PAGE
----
The sport’s engine penalty system is so complicated because the V6 hybrid power units that power the current generation of cars are, by definition, complex as a result of their being comprised of so many different components. As a result, the FIA was forced to develop an extensive set of regulations to police how these components are used in order to make provision for all possible scenarios.

How can the engine penalty system be changed?

While they may keep costs under control, some have argued that such regulations are damaging the sport, and that they should be scrapped. However, doing so will simply lead to the bigger teams gaining an even greater advantage over the smaller teams. In other words, it will further disadvantage competitors who are already on the back foot due to a lack of financial resources relative to their rivals.

Formula 1 is an expensive sport by definition, and this fact cannot be wished away, but that does not mean that the gulf between the front-runners and the backmarkers should simply be allowed to grow ever-larger.

However, it does seem unfair to punish a driver with a hefty grid penalty for something that they cannot significantly control. Decades ago, the drivers had to make a conscious effort to limit the strain that they put their gearboxes and engines through. Of course, today’s version of Formula 1 also makes it necessary for the drivers to look after their cars, but increased reliability has reduced the need for such management techniques.

Furthermore, the drivers often have little to no warning that their engines are about to fail; one moment they are charging along at full speed, the next there is a puff of blue smoke from the rear of the car and it crawls to a halt. In short, the drivers are being punished for something that they cannot significantly avoid or prevent.

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It may be an option to impose a fine on the teams if one of their drivers is forced to exceed the legally-allowed number of power units per season. However, this solution again disadvantages the smaller teams as a fine of a given size represents a larger slice of their budgets than it does for the larger teams. Instead, the team could lose a share of its points in the Constructor’s Championship, while the Driver’s Championship remains unaffected.

If this idea seems foreign, it is worth remembering that in 2007 the FIA chose to strip McLaren of all its Constructor’s Championship points as a result of the infamous Spy-gate scandal. However, the drivers were allowed to keep their points on an individual basis. A similar rule could apply with engine penalties. However, the penalty would have to be a proportion of the team’s points rather than a fixed amount, as a 20-point penalty, for example, is far more devastating to Force India than it is to Ferrari.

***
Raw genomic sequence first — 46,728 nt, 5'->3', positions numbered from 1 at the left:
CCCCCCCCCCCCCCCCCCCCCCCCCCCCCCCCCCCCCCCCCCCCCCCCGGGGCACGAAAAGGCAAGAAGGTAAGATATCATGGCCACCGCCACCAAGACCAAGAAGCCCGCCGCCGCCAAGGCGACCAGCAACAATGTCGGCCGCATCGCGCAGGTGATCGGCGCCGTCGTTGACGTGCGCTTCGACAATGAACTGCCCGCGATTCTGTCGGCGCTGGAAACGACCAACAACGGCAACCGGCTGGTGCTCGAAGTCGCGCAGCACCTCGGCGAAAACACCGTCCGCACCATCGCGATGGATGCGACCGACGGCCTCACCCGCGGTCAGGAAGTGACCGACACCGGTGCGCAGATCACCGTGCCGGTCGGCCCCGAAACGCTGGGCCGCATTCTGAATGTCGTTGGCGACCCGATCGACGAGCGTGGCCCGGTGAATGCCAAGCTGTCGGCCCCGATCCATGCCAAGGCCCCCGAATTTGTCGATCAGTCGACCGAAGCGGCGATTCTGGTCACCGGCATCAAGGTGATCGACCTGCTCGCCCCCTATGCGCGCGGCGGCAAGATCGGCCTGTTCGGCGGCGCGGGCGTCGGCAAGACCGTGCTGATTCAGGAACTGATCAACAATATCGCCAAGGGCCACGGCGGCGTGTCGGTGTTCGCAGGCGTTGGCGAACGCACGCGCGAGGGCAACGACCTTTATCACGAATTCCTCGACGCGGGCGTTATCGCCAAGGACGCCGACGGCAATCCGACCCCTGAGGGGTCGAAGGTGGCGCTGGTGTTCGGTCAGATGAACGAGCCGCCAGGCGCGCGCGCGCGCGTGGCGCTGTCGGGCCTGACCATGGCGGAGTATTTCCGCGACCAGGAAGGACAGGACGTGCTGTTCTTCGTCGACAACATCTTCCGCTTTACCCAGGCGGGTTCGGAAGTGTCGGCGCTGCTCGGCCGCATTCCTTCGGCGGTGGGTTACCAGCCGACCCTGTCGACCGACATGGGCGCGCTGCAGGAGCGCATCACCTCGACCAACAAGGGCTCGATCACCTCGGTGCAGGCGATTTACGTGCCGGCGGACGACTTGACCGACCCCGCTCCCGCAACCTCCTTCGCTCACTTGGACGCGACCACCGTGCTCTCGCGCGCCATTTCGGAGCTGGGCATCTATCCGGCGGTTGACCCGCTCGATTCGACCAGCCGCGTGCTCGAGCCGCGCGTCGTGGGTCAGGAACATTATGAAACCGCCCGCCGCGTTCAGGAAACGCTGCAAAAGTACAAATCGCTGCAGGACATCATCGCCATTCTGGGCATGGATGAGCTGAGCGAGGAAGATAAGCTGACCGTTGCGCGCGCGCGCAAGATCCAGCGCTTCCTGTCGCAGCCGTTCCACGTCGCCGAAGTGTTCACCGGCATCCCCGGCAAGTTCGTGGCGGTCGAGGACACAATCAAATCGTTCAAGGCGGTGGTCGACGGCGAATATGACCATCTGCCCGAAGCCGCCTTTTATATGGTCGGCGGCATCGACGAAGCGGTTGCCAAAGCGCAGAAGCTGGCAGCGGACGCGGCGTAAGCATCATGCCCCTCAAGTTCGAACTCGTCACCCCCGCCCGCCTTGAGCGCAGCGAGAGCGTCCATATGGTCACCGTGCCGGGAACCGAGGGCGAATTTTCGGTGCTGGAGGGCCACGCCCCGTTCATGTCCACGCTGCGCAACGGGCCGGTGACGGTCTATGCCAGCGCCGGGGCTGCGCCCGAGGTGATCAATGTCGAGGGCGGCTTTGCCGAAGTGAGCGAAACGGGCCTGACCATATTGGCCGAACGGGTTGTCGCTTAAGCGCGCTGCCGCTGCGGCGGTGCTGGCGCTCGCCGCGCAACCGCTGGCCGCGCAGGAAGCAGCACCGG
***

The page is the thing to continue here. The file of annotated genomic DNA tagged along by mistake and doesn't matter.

The finer details of such a system would have to be carefully thought out; the battle in the Constructor’s Championship is fierce amongst the mid-field and backmarker teams and a single, hefty penalty could effectively scupper their entire seasons. In theory, however, the idea of the team losing points rather than the driver creates a substantial penalty while allowing the driver to do their job without being punished for something they cannot control.

Overall, the debate on how engine penalties are applied shares similarities with Formula 1’s recent attempt at banning certain radio communications. When the radio ban was in effect, the line between what the driver was supposed to be able to do unaided while in the car and what their team was allowed to help them with became blurred.

Questions were raised about how drivers were supposed to understand and operate the myriad of software settings that modern F1 cars possess, especially when understanding these systems was always the domain of the highly-skilled engineers on the pit wall. Similarly, the punishment for mechanical failures should be shifted to the team as opposed to the driver, whose job should be simple: to drive as fast as possible

Adriaan Slabbert